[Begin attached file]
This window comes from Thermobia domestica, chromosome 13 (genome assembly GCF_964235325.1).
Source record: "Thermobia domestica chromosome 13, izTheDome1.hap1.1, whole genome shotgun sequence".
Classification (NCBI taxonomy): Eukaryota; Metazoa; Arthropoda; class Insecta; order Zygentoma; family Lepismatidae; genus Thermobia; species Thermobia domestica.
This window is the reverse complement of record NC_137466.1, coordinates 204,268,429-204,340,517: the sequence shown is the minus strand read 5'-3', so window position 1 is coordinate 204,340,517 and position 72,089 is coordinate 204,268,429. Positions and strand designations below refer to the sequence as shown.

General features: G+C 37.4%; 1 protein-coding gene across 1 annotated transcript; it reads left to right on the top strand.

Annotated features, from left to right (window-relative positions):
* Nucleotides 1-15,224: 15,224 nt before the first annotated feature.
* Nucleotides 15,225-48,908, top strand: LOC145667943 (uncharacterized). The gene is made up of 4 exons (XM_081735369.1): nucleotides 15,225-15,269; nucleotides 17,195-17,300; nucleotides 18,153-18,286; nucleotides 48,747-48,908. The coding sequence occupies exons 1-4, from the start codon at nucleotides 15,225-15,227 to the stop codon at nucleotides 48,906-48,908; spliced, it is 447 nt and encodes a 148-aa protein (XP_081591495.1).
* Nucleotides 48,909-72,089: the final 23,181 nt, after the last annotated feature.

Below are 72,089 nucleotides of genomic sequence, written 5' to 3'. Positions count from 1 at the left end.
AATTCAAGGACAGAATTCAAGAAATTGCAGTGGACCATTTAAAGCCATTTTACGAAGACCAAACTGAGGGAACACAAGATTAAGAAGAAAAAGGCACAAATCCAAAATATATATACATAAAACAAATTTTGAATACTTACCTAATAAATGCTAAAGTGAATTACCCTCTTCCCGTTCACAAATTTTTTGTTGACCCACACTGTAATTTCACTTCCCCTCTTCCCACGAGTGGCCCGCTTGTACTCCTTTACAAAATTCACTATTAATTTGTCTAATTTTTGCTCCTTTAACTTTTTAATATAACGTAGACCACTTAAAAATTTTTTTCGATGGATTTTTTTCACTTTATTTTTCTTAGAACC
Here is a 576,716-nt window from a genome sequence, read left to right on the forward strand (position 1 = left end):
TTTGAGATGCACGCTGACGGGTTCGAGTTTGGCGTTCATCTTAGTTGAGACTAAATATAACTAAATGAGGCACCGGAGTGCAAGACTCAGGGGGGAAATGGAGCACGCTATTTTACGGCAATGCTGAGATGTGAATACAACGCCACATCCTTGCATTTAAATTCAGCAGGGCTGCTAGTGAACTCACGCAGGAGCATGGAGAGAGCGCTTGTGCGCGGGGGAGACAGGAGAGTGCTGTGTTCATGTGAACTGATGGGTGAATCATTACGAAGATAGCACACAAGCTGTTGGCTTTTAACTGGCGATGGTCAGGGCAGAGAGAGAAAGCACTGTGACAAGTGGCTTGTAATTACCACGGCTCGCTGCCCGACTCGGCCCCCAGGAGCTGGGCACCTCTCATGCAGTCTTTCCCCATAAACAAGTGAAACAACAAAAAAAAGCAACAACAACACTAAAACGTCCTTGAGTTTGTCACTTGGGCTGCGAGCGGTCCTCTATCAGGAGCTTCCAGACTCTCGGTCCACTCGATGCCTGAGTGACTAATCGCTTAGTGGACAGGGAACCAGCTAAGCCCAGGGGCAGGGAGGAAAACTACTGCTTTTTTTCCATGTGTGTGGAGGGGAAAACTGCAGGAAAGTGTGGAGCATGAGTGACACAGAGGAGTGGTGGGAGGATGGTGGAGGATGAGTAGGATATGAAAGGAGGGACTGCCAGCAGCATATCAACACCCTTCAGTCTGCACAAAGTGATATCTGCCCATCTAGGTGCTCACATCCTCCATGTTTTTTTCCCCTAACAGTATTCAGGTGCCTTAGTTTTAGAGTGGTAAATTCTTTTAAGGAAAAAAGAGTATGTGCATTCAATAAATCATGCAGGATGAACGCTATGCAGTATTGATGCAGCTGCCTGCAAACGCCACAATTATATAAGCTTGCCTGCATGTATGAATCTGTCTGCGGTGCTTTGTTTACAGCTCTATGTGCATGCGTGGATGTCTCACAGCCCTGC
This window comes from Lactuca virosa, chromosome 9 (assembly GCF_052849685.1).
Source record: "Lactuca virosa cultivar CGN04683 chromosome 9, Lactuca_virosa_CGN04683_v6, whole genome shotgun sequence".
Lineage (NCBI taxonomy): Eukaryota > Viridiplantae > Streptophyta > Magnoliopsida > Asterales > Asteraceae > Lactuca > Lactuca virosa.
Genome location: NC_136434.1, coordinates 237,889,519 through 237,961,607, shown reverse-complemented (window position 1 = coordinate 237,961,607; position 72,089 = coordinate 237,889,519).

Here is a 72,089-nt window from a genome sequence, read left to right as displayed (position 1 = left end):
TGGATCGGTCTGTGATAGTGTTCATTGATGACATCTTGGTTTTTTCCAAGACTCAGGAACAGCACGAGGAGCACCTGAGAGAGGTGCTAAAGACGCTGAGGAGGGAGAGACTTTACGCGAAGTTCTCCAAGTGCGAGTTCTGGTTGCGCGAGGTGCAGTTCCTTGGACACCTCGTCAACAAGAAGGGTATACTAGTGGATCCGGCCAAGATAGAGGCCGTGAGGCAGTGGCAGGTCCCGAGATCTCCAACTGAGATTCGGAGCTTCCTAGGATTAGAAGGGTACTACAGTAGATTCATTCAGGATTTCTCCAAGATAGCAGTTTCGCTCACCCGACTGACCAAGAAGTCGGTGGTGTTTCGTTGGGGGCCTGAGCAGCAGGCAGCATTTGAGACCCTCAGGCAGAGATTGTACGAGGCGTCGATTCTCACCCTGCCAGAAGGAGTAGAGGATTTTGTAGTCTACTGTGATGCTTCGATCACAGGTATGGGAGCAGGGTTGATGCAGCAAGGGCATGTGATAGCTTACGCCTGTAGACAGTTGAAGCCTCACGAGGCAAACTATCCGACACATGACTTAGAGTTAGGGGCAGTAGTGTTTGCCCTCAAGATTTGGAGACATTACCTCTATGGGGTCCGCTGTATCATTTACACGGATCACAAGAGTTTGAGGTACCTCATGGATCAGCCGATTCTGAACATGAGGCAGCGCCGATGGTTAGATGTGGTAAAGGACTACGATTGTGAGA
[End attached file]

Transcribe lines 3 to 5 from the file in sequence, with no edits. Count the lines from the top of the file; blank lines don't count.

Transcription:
Classification (NCBI taxonomy): Eukaryota; Metazoa; Arthropoda; class Insecta; order Zygentoma; family Lepismatidae; genus Thermobia; species Thermobia domestica.
This window is the reverse complement of record NC_137466.1, coordinates 204,268,429-204,340,517: the sequence shown is the minus strand read 5'-3', so window position 1 is coordinate 204,340,517 and position 72,089 is coordinate 204,268,429. Positions and strand designations below refer to the sequence as shown.

General features: G+C 37.4%; 1 protein-coding gene across 1 annotated transcript; it reads left to right on the top strand.